A Monastery without Walls: Exploring Benedictine Spirituality
November 17, 2020
In the October 2020 edition of Hilltop Headlines, we introduced the feature, “A Monastery without Walls” as a way to bring Benedictine life and spirituality to those who don’t live in monasteries. Bruce Davis reminds us, “The calling is in each of us. Our lives are only different in form, not in substance. We need at least one foot or one hand into something sacred! Life must have purpose and real joy. The monastery without walls for each of us may look different but every monastery of the heart has much in common.”
This month I would like to introduce the first Benedictine hallmark and foundational element of the Benedictine wisdom tradition: Love.
Relationships are at the core of Benedict’s teaching. He was concerned about the monk’s relationship to God, his relationship to his abbot and brothers as well as the monk’s relationship to himself – his self-understanding. Love for Benedict is not some soft, sentimental or romantic notion, quite the contrary. Benedict admonished the monk to “come to that perfect love which casts our fear” (Rule of Benedict, Chapter 7:67). I must admit that most of the time, I am content with a “good enough” love let alone a perfect love. The type of love that Benedict describes is the glue that keeps the community together. Benedict writes, “No one is to pursue what he judges better for himself, but instead, what he judges better for someone else. To their fellow monks they show the pure love of brothers; to God, loving fear; to their abbot, unfeigned and humble love. Let them prefer nothing whatever to Christ, and may he bring us all together to everlasting life” (RB72:7-12).
This is beautiful indeed and a wonderful ideal for which to strive, but this is balanced by Benedict’s realism, pragmatism and his knowledge of human nature. He know how easy it is to convince ourselves of just about anything including our motives. Benedict knows at time times the monk will fail to ground his life in love. Selfishness, pride, or self-centeredness can and will creep in and take hold of the monk’s heart. Knowing that this can happen, Benedict demands that in the end, love for the wayward brother must be reaffirmed--not punishment, not shame, not avoidance, but love.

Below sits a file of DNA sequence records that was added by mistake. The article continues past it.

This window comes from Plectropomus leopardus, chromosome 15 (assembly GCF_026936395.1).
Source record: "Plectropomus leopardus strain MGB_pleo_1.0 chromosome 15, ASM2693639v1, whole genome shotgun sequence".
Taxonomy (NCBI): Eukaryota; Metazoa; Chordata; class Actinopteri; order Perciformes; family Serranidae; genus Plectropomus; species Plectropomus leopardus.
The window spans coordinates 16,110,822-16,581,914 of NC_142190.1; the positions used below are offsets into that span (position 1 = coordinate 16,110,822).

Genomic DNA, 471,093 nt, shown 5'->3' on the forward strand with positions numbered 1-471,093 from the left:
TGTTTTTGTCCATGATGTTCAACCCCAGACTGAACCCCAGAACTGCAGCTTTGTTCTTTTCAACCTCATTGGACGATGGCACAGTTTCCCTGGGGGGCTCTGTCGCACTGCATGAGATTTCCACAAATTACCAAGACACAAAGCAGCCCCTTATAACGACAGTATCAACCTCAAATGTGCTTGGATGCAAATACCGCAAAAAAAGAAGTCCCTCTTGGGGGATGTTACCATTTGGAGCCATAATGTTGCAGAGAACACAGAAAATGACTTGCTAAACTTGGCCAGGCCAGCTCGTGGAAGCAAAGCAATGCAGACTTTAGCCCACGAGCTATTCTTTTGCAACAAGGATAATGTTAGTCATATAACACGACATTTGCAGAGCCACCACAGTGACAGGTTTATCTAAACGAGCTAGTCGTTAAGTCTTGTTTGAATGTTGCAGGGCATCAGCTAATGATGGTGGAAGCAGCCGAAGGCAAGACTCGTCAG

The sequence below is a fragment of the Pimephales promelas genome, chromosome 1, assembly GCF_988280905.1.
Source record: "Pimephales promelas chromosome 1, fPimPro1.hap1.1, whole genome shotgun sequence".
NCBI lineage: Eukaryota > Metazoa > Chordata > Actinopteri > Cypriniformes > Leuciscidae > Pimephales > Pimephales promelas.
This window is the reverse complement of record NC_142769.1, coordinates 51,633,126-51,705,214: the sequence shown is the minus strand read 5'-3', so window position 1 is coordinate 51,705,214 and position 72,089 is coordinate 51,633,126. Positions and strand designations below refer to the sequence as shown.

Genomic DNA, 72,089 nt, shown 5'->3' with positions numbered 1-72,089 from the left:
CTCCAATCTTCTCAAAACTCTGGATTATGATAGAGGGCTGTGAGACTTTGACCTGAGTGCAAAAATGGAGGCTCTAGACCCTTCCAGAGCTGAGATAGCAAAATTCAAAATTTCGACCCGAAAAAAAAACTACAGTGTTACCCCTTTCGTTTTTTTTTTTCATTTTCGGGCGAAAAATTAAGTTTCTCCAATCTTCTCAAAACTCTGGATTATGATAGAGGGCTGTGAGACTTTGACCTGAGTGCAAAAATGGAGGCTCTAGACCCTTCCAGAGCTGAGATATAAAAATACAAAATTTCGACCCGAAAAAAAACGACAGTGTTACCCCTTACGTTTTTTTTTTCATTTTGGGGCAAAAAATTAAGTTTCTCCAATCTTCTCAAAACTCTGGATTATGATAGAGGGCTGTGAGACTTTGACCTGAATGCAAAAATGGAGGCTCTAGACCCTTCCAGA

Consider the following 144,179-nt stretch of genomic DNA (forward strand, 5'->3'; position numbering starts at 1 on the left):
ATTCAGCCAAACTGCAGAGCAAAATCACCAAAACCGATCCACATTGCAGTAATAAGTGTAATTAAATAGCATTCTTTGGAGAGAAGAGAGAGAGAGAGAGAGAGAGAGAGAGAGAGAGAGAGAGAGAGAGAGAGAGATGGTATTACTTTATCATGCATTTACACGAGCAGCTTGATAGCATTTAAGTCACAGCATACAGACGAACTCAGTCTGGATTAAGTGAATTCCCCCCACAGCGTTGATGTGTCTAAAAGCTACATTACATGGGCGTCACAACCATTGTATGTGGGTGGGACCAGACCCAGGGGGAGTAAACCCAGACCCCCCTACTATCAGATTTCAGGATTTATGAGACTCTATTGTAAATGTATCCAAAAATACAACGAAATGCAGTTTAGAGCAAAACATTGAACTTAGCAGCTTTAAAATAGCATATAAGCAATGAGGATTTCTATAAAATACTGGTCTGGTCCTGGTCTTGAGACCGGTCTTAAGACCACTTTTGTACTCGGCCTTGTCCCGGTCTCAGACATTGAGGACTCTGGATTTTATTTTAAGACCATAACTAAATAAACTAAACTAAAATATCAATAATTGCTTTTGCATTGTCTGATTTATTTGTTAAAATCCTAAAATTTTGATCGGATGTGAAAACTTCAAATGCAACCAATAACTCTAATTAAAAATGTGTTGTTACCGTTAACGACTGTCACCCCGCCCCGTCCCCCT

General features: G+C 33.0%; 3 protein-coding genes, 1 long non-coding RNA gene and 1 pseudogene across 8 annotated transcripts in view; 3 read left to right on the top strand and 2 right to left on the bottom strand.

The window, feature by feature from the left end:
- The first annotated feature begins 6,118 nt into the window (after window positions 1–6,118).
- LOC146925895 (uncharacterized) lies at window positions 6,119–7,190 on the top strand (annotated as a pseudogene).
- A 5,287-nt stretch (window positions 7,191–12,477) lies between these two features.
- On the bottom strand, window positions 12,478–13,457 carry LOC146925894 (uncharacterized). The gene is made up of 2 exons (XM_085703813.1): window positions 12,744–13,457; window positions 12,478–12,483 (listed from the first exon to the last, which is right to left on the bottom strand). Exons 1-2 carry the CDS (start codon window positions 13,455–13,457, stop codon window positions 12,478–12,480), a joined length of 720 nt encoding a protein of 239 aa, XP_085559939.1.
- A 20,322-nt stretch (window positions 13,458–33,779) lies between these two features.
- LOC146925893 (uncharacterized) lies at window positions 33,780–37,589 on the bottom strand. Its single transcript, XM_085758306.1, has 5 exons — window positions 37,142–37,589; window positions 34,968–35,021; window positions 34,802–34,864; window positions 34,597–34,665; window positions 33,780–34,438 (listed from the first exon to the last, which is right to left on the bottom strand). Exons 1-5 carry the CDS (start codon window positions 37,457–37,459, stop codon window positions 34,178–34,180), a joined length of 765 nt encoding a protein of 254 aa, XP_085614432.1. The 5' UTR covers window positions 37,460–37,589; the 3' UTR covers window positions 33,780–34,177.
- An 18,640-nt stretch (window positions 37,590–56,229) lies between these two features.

I’ve seen this type of love lived among my married siblings and friends. The love of the honeymoon lasts only as long as each spouse willing to go the extra mile for the other without looking back or counting the cost. Saint Aelred, a twelfth- century Benedictine Cistercian, writes that true love and true friendship are born of the desire to keep the other’s soul in “highest esteem”. True love calls for a great deal of generosity and self-forgetfulness.
When we are at our best selves, there is a deep and profound joy that touches each of us at the core of our being. When we can love as Christ loves, completely, selflessly, totally, we are given a glimpse of the life of beatitude. This is a moment of grace. How do we respond?
Whether we live in a monastery or not we called to love. Pope Francis calls us to create systems that support a culture of encounter as a common goal, encouraging people to be fearless in the ways they look beyond themselves to the needs of others.
Questions for reflection
- What do the ‘great commandments’ of Jesus, to love God and to love neighbor, mean in practice for the way you live?
- What you think are the underlying principles Benedict uses in dealing with human faults and failings? How might we apply them today?
- Do you think creating a culture of encounter is possible? Why or why not?
Raise up, O Lord, in our Church, the Spirit which animated our holy father Benedict, so that, filled with that same Spirit we may strive to love what he loved, and to practice what he taught. We ask this through Christ our Lord. Amen